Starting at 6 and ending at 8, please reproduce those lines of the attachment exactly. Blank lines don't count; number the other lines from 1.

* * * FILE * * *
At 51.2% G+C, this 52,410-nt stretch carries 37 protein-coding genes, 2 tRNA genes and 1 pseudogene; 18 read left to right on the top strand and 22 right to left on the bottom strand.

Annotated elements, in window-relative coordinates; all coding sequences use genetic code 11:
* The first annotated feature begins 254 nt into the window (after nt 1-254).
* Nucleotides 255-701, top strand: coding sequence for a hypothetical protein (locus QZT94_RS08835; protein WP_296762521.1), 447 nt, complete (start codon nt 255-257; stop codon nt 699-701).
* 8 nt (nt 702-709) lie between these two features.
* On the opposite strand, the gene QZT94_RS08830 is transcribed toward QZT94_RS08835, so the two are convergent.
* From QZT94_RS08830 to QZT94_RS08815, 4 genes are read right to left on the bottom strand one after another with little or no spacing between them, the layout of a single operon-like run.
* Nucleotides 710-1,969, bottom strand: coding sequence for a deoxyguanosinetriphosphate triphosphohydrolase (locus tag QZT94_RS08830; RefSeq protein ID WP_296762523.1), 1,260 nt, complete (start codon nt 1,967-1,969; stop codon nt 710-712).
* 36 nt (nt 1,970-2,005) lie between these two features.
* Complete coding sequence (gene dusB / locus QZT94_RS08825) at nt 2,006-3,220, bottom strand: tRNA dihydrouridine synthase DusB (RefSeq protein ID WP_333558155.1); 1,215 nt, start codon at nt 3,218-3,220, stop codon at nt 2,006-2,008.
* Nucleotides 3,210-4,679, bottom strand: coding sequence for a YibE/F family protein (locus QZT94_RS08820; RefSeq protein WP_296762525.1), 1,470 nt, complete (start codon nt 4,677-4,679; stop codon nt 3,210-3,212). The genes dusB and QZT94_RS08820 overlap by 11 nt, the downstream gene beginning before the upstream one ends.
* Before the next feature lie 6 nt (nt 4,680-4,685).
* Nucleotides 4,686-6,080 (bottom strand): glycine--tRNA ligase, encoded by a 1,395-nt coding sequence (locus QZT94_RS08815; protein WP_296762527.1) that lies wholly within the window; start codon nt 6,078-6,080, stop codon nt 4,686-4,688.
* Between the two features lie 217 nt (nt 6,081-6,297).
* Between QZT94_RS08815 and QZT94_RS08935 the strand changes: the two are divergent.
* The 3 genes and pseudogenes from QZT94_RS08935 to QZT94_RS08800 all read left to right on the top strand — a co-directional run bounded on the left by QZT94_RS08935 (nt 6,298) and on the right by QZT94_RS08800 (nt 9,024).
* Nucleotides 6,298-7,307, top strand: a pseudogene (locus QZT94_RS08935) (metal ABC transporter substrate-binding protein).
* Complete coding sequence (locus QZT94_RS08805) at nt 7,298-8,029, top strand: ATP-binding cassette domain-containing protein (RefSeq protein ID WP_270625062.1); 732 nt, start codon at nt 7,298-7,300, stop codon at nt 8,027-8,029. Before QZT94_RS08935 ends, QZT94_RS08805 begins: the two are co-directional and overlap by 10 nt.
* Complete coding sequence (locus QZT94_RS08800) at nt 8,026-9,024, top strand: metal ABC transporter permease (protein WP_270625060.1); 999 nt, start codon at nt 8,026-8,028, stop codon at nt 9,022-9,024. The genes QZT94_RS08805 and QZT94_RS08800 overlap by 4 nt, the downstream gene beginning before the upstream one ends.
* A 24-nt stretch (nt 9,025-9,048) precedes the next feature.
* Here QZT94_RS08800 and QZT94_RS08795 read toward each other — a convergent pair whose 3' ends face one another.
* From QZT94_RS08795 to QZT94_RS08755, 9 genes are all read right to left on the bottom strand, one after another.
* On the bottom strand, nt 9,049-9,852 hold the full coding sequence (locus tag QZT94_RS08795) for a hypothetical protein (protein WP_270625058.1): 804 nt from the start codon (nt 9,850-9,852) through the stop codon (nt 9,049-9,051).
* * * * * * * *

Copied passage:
* On the opposite strand, the gene QZT94_RS08830 is transcribed toward QZT94_RS08835, so the two are convergent.
* From QZT94_RS08830 to QZT94_RS08815, 4 genes are read right to left on the bottom strand one after another with little or no spacing between them, the layout of a single operon-like run.
* Nucleotides 710-1,969, bottom strand: coding sequence for a deoxyguanosinetriphosphate triphosphohydrolase (locus tag QZT94_RS08830; RefSeq protein ID WP_296762523.1), 1,260 nt, complete (start codon nt 1,967-1,969; stop codon nt 710-712).